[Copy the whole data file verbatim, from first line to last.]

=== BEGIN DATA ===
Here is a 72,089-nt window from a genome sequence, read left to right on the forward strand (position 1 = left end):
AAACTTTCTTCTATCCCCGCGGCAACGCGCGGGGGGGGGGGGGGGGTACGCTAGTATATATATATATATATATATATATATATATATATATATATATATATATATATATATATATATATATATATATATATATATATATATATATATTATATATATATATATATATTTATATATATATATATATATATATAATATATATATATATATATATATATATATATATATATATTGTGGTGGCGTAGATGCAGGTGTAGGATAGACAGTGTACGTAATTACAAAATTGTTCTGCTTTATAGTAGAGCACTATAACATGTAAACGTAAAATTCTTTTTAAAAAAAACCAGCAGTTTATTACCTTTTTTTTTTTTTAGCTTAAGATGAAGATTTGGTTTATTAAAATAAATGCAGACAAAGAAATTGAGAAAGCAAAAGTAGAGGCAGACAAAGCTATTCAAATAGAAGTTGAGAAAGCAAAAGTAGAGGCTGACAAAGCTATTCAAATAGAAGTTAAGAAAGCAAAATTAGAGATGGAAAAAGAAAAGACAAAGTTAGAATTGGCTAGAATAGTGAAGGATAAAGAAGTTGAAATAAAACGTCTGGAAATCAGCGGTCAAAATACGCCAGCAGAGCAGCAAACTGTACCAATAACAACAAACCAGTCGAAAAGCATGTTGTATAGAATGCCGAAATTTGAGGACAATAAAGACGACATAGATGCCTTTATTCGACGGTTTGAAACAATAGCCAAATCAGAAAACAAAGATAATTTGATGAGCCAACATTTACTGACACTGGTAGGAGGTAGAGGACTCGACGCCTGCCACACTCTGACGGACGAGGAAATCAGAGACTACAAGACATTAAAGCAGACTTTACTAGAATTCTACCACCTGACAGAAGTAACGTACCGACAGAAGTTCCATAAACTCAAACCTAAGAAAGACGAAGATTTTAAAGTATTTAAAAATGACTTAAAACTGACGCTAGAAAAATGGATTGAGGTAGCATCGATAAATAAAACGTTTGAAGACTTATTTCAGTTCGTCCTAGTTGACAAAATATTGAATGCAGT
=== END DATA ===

Here is a 72,089-nt window from a genome sequence, read left to right on the forward strand (position 1 = left end):
AAACTTTCTTCTATCCCCGCGGCAACGCGCGGGGGGGGGGGGGGGGTACGCTAGTATATATATATATATATATATATATATATATATATATATATATATATATATATATATATATATATATATATATATATATATATATATATATATTATATATATATATATATATTTATATATATATATATATATATATAATATATATATATATATATATATATATATATATATATATTGTGGTGGCGTAGATGCAGGTGTAGGATAGACAGTGTACGTAATTACAAAATTGTTCTGCTTTATAGTAGAGCACTATAACATGTAAACGTAAAATTCTTTTTAAAAAAAACCAGCAGTTTATTACCTTTTTTTTTTTTTAGCTTAAGATGAAGATTTGGTTTATTAAAATAAATGCAGACAAAGAAATTGAGAAAGCAAAAGTAGAGGCAGACAAAGCTATTCAAATAGAAGTTGAGAAAGCAAAAGTAGAGGCTGACAAAGCTATTCAAATAGAAGTTAAGAAAGCAAAATTAGAGATGGAAAAAGAAAAGACAAAGTTAGAATTGGCTAGAATAGTGAAGGATAAAGAAGTTGAAATAAAACGTCTGGAAATCAGCGGTCAAAATACGCCAGCAGAGCAGCAAACTGTACCAATAACAACAAACCAGTCGAAAAGCATGTTGTATAGAATGCCGAAATTTGAGGACAATAAAGACGACATAGATGCCTTTATTCGACGGTTTGAAACAATAGCCAAATCAGAAAACAAAGATAATTTGATGAGCCAACATTTACTGACACTGGTAGGAGGTAGAGGACTCGACGCCTGCCACACTCTGACGGACGAGGAAATCAGAGACTACAAGACATTAAAGCAGACTTTACTAGAATTCTACCACCTGACAGAAGTAACGTACCGACAGAAGTTCCATAAACTCAAACCTAAGAAAGACGAAGATTTTAAAGTATTTAAAAATGACTTAAAACTGACGCTAGAAAAATGGATTGAGGTAGCATCGATAAATAAAACGTTTGAAGACTTATTTCAGTTCGTCCTAGTTGACAAAATATTGAATGCAGT